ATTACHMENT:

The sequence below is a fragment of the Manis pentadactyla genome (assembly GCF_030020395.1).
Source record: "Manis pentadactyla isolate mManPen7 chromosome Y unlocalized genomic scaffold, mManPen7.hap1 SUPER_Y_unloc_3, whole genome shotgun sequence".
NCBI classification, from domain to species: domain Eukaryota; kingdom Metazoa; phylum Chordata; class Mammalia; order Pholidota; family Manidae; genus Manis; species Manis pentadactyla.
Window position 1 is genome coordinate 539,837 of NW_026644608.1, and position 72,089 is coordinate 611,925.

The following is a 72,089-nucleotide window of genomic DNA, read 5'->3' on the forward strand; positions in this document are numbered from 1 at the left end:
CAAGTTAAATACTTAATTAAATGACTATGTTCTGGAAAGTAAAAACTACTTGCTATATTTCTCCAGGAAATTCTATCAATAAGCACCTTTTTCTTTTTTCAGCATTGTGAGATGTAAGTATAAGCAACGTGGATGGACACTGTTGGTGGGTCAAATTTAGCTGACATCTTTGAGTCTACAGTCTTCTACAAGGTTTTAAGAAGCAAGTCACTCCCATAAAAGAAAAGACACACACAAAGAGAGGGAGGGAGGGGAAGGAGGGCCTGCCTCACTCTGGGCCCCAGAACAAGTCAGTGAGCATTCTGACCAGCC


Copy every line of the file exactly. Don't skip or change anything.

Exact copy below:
The sequence below is a fragment of the Manis pentadactyla genome (assembly GCF_030020395.1).
Source record: "Manis pentadactyla isolate mManPen7 chromosome Y unlocalized genomic scaffold, mManPen7.hap1 SUPER_Y_unloc_3, whole genome shotgun sequence".
NCBI classification, from domain to species: domain Eukaryota; kingdom Metazoa; phylum Chordata; class Mammalia; order Pholidota; family Manidae; genus Manis; species Manis pentadactyla.
Window position 1 is genome coordinate 539,837 of NW_026644608.1, and position 72,089 is coordinate 611,925.

The following is a 72,089-nucleotide window of genomic DNA, read 5'->3' on the forward strand; positions in this document are numbered from 1 at the left end:
CAAGTTAAATACTTAATTAAATGACTATGTTCTGGAAAGTAAAAACTACTTGCTATATTTCTCCAGGAAATTCTATCAATAAGCACCTTTTTCTTTTTTCAGCATTGTGAGATGTAAGTATAAGCAACGTGGATGGACACTGTTGGTGGGTCAAATTTAGCTGACATCTTTGAGTCTACAGTCTTCTACAAGGTTTTAAGAAGCAAGTCACTCCCATAAAAGAAAAGACACACACAAAGAGAGGGAGGGAGGGGAAGGAGGGCCTGCCTCACTCTGGGCCCCAGAACAAGTCAGTGAGCATTCTGACCAGCC